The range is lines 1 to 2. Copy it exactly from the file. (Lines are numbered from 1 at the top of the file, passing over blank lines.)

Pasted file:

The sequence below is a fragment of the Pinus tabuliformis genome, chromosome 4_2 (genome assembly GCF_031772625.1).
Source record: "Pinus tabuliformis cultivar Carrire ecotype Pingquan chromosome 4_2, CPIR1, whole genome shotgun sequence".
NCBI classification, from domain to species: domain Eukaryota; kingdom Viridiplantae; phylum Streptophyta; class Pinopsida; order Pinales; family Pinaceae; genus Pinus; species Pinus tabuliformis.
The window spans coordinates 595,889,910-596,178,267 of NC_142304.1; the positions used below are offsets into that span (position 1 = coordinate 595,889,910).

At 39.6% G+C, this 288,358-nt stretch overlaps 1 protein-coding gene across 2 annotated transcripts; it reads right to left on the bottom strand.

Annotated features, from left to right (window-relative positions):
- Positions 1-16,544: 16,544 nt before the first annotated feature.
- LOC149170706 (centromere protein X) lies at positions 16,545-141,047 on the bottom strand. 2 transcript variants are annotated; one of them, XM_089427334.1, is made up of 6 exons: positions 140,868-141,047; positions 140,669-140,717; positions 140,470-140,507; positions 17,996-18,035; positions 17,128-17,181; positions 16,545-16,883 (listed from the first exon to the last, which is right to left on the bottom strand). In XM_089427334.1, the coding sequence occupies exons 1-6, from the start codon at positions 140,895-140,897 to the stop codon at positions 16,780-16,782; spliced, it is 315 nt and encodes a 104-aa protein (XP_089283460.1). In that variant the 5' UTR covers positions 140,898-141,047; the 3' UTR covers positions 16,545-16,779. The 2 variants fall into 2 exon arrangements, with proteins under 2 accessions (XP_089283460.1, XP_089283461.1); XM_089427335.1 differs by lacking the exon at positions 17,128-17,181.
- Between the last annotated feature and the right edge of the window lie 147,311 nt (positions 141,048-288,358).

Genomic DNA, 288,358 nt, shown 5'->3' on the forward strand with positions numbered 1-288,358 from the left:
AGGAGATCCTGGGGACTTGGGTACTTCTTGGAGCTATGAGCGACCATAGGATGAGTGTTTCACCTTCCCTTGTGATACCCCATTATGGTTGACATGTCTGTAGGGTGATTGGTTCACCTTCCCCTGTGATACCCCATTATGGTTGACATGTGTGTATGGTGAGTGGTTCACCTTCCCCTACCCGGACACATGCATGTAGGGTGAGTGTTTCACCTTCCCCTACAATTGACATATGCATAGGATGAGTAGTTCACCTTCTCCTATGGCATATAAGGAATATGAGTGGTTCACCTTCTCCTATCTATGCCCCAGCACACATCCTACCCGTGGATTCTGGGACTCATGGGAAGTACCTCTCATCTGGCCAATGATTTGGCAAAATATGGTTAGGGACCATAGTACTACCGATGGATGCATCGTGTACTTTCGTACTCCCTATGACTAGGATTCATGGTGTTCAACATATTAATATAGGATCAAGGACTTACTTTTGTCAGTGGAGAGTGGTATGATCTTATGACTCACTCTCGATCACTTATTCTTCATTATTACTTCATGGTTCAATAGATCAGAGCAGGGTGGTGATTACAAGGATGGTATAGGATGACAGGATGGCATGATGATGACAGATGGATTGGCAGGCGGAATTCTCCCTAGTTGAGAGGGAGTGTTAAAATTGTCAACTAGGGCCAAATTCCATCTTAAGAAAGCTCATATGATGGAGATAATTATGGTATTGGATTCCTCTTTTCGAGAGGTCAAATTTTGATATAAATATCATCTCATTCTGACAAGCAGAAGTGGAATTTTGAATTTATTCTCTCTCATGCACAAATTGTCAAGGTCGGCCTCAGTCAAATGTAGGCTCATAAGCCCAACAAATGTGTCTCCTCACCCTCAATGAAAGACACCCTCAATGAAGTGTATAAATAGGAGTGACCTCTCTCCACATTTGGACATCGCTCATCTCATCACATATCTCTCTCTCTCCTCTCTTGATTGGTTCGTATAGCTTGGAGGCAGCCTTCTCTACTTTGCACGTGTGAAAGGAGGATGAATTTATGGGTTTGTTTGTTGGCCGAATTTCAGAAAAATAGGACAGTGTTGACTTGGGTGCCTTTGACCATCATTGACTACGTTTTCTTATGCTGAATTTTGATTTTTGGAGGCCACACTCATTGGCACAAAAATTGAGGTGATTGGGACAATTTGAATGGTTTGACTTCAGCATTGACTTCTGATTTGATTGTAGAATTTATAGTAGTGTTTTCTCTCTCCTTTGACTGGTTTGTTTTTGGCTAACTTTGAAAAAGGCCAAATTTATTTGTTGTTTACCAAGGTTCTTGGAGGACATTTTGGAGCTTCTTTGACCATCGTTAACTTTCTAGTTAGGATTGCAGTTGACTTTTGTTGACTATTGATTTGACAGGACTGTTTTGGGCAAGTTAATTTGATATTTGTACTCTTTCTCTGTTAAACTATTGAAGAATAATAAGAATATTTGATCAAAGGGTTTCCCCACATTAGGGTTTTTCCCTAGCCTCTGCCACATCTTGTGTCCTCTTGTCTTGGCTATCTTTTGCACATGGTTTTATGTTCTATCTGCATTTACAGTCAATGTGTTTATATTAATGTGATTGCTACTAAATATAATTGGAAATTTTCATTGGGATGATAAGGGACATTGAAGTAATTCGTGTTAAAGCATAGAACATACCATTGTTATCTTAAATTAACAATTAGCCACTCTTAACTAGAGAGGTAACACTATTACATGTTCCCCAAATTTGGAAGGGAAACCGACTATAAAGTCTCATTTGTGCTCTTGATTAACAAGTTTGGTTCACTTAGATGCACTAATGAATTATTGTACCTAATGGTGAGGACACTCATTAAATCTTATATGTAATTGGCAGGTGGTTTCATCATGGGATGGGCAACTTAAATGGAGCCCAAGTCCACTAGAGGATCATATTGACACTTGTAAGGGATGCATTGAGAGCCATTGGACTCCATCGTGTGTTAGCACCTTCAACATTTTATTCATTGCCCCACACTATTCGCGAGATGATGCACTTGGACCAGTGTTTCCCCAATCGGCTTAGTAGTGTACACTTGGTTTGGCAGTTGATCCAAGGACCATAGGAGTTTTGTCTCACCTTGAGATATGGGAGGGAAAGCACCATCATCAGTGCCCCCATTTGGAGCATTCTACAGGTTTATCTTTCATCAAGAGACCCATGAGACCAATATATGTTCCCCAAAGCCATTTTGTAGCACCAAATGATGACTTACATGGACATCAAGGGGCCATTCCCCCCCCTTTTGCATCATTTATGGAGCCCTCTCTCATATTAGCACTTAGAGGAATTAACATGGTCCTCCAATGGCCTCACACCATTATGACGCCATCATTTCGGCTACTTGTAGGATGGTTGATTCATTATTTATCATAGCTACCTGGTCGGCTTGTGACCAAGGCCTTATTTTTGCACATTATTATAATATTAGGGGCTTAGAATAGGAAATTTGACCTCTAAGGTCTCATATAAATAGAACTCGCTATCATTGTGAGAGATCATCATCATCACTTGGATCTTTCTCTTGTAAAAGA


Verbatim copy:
The sequence below is a fragment of the Pinus tabuliformis genome, chromosome 4_2 (genome assembly GCF_031772625.1).
Source record: "Pinus tabuliformis cultivar Carrire ecotype Pingquan chromosome 4_2, CPIR1, whole genome shotgun sequence".